digital circuit, electronic circuit that can take on only a finite number of states. That is contrasted with analog circuits, whose voltages or other quantities vary in a continuous manner. Binary (two-state) digital circuits are the most common. The two possible states of a binary circuit are represented by the binary digits, or bits, 0 and 1. The states are also commonly referred to as "on" and "off" or "high" and "low" (see information theory). The simplest forms of digital circuits are built from logic gates, the building blocks of the digital computer. Since most of the physical variables encountered in the real world, e.g., position and temperature, exist in analog form, they are represented electrically by continuously varying currents and voltages in analog circuits. To make digital and analog circuits compatible special converters are used—either analog-to-digital or digital-to-analog depending on the direction of information flow. Digital circuits simulate continuous functions with strings of bits; the more bits that are used, the more accurately the continuous signal can be represented. For example, if 16 bits are used to represent a varying voltage, the signal can be assigned one of more than 65,000 different values. Digital circuits are more immune to noise than analog circuits, and digital signals can be stored and duplicated without degradation (see compact disc). Digital circuits can often manipulate signals more effectively—and less expensively—than analog circuits. Those reasons helped digital systems to succeed over all analog contenders for proposed high-definition television in the United States.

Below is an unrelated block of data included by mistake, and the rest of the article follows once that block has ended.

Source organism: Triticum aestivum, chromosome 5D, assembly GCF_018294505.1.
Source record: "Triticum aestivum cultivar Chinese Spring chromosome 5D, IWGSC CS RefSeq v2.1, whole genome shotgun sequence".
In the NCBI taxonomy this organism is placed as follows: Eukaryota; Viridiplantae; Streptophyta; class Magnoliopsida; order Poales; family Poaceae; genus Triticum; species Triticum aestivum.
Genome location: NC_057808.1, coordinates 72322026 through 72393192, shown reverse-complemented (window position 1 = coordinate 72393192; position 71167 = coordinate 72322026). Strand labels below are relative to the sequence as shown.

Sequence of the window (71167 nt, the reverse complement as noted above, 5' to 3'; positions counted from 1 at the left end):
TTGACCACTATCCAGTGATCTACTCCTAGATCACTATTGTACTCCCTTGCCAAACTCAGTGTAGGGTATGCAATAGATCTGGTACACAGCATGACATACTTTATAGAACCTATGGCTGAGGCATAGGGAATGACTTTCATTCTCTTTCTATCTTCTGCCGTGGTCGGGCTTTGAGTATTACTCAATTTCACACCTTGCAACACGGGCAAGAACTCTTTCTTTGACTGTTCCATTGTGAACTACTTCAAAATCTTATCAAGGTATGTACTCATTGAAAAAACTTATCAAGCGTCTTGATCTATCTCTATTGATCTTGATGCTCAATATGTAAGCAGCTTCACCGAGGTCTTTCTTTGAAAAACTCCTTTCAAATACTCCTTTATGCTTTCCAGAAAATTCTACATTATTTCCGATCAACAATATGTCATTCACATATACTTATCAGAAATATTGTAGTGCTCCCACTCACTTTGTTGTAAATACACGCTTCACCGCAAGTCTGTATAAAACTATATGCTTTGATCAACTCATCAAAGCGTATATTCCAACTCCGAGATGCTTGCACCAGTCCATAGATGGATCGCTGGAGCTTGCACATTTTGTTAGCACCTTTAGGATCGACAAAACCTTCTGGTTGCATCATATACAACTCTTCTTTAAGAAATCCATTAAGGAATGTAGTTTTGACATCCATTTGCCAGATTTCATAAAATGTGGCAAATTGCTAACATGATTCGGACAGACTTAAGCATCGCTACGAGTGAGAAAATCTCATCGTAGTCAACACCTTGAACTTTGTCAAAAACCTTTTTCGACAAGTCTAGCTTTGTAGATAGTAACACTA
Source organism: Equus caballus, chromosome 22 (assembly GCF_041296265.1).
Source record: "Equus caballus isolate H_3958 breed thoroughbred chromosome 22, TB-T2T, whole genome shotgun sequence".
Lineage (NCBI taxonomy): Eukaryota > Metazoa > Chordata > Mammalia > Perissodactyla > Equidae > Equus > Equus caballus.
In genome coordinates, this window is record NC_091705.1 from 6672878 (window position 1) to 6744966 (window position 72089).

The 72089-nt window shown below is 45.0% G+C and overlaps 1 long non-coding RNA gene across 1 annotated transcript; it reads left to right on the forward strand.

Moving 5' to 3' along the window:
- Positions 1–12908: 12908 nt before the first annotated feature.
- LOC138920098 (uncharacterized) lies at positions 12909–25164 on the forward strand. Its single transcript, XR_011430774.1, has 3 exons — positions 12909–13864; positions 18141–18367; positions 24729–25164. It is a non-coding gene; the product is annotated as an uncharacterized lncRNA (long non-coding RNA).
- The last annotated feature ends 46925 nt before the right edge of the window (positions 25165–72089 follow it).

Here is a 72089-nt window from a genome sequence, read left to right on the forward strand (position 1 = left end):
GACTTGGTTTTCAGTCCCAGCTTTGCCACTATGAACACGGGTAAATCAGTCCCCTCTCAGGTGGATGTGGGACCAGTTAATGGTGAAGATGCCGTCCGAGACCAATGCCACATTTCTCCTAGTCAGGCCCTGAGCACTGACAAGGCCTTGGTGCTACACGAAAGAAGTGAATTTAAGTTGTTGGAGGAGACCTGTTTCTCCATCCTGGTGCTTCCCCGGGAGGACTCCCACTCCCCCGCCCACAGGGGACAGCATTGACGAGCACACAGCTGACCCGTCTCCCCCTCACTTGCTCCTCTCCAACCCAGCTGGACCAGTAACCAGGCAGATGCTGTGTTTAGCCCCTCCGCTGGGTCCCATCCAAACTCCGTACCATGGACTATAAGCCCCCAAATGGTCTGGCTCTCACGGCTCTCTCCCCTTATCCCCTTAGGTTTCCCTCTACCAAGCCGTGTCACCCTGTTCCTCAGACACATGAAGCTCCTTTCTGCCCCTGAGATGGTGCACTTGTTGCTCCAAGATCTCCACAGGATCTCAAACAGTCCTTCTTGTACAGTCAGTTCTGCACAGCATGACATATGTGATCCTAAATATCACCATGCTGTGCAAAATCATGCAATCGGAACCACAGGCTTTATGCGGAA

The Columbia Electronic Encyclopedia, 6th ed. Copyright © 2012, Columbia University Press. All rights reserved.